Advertising and location of cannabis retailers influence adolescents' intentions to use marijuana, according to a new study in the Journal of Health Communication by Washington State University researchers.
Stacey J.T. Hust, associate dean in the Murrow College of Communication, and Jessica Fitts Willoughby, associate professor of communication, conducted a survey of 13- to 17-year-olds in Washington State to find out how marijuana advertising and the location of marijuana retailers influence adolescents' intentions to use the drug. The researchers also asked participants about their outcome beliefs — whether or not they thought using marijuana would be good for them personally and or socially.
Their research shows regular exposure to marijuana advertising on storefronts, billboards, retailer websites and other locations increased the likelihood of adolescents using marijuana.
“While there are restrictions against using advertising designed specifically to target youth, it does still appear to be having some influence,” Willoughby said. “Our research suggests a need to equip adolescents with the knowledge and skills to critically evaluate marijuana advertisements.”
Location of retail stores also played a role but the results of the survey were mixed.
While the actual density of marijuana retailers in an area was not associated with adolescents' intentions to use, study participants who said they lived within five miles of a marijuana shop were more likely to report intentions to use the drug than those who perceived they lived farther away.
“This was especially the case when they also reported having positive beliefs about marijuana use,” Hust said. “The study participants who felt positively about marijuana and perceived living close to retailers were the most likely to report intentions to use marijuana.”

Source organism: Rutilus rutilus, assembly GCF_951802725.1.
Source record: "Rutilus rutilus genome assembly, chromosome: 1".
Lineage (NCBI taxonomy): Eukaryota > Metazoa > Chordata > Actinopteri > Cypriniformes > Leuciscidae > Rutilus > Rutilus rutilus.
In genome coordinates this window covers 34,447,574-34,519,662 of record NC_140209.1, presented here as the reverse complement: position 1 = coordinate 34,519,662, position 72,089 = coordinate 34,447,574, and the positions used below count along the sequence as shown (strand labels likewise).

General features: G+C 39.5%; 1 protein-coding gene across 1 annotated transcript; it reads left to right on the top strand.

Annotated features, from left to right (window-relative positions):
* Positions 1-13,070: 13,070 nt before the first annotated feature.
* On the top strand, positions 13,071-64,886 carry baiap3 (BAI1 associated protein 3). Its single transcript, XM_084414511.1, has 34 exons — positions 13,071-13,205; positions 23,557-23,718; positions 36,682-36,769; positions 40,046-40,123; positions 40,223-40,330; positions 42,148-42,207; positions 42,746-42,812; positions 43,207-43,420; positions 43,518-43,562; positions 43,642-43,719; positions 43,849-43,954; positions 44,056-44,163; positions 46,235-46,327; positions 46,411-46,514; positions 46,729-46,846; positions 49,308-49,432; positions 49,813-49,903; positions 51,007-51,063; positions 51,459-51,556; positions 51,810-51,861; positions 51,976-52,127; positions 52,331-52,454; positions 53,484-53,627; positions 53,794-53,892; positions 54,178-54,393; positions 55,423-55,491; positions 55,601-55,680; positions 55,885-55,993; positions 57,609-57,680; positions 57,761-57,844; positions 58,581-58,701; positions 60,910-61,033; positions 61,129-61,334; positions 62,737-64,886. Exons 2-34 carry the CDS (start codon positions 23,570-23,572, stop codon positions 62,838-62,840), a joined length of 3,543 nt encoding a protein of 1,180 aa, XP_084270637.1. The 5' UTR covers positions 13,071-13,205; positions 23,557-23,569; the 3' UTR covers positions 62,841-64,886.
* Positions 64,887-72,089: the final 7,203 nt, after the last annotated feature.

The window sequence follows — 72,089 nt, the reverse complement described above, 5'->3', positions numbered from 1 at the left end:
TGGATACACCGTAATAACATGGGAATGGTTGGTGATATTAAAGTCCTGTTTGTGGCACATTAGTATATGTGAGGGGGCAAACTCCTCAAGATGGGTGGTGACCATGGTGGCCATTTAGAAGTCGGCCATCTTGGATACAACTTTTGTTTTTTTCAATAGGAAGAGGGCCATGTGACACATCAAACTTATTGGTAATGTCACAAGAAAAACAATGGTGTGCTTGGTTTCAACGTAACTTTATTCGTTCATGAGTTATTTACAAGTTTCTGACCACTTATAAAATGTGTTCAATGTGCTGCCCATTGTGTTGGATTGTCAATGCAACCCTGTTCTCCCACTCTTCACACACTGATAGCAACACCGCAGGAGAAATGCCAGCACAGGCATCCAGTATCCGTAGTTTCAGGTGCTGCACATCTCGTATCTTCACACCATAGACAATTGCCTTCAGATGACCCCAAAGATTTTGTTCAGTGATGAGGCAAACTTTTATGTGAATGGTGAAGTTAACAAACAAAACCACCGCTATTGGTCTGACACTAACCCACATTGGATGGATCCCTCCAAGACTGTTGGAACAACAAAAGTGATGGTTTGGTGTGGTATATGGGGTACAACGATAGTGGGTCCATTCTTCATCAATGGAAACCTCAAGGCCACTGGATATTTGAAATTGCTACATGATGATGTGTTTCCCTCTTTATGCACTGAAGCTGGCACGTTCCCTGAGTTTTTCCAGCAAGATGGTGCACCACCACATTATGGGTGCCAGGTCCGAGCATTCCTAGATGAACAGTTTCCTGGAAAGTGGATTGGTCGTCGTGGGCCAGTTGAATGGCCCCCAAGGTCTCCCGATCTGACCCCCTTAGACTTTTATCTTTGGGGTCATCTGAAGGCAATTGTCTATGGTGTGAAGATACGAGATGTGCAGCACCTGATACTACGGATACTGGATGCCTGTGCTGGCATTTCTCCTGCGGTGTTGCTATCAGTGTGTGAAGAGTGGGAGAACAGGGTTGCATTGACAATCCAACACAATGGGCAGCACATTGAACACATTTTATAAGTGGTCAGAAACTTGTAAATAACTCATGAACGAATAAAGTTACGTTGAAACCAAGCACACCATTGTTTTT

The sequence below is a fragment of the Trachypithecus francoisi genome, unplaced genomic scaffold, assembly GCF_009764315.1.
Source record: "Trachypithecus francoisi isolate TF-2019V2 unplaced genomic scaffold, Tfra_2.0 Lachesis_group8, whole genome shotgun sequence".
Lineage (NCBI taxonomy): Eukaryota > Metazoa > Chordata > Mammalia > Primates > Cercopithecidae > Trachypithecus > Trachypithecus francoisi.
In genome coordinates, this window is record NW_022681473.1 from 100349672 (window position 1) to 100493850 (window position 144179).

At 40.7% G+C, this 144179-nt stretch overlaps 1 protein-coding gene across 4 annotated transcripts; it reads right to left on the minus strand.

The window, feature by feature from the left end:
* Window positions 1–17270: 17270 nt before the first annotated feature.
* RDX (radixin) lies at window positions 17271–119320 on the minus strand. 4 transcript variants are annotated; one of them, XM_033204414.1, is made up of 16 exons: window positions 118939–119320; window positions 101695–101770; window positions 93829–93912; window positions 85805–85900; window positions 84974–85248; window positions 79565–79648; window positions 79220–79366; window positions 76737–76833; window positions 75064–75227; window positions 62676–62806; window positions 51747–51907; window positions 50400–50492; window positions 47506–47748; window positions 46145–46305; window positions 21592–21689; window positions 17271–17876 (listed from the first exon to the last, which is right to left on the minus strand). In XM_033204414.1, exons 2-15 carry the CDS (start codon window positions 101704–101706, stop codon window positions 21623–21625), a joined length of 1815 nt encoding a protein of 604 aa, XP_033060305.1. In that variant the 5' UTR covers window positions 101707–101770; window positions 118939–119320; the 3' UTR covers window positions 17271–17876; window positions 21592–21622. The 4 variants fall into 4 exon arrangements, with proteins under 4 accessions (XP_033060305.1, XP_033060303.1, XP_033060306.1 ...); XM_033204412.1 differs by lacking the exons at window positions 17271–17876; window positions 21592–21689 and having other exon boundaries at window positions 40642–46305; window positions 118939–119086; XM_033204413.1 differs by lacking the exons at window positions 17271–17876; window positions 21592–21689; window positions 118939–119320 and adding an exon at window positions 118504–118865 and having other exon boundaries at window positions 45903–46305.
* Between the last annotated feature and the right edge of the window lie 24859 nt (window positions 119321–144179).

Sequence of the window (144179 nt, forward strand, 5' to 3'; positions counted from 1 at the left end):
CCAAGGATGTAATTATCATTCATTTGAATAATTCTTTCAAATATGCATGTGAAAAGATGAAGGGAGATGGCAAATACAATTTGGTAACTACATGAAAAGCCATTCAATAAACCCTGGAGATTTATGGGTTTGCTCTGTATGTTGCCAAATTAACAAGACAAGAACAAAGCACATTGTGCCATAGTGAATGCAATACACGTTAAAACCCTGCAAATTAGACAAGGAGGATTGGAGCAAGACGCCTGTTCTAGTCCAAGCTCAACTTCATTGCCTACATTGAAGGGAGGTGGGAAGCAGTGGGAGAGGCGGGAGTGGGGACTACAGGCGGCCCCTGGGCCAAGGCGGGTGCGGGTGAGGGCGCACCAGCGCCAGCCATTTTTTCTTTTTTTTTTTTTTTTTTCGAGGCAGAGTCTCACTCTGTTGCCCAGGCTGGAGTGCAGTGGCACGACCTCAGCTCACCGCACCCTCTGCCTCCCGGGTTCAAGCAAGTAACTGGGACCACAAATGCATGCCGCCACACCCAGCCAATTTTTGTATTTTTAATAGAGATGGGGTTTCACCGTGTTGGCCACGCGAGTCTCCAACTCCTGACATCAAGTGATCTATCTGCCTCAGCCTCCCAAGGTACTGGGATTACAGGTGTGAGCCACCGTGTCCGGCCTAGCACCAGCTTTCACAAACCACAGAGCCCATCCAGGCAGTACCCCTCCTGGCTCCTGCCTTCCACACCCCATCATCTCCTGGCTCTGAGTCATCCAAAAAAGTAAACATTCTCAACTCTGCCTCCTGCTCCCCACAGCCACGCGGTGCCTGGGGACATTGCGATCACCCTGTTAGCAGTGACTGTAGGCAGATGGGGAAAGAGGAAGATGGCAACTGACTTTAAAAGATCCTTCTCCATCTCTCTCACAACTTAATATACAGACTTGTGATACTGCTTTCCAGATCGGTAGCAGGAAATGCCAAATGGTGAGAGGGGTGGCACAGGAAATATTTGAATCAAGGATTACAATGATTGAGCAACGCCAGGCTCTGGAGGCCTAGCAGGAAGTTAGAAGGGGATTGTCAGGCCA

The results of the research team's study could have significant policy implications as states that have legalized recreational marijuana use grapple with ways to adhere to the drug's legal status while trying to prevent adolescent marijuana use.
For instance, most states with legalized marijuana restrict placing retailers and advertisements next to schools, but other locations, where adolescents live and spend a lot of their time, remain largely unregulated.
“Our findings are particularly relevant given that most states that have legalized recreational marijuana have not restricted their proximity to neighborhoods or living areas, which may be particularly challenging in large metropolitan areas,” Hust said. “States may want to consider using census data to identify the proportion of teens living in particular areas as they identify the location for marijuana retailers.”
The researchers are currently in the process of conducting a new experiment where they are testing different types of advertisements to see how young people interpret and respond to them.
“One of the things this research and other studies suggest is that these advertisements are pretty prolific in certain areas and we want to see what type of appeals are used in the advertisements and how those appeals affect viewers,” Hust said. “Our long-term goal is really to develop a better understanding of how adolescents can make heathy and informed decisions in an environment in which marijuana is legal.”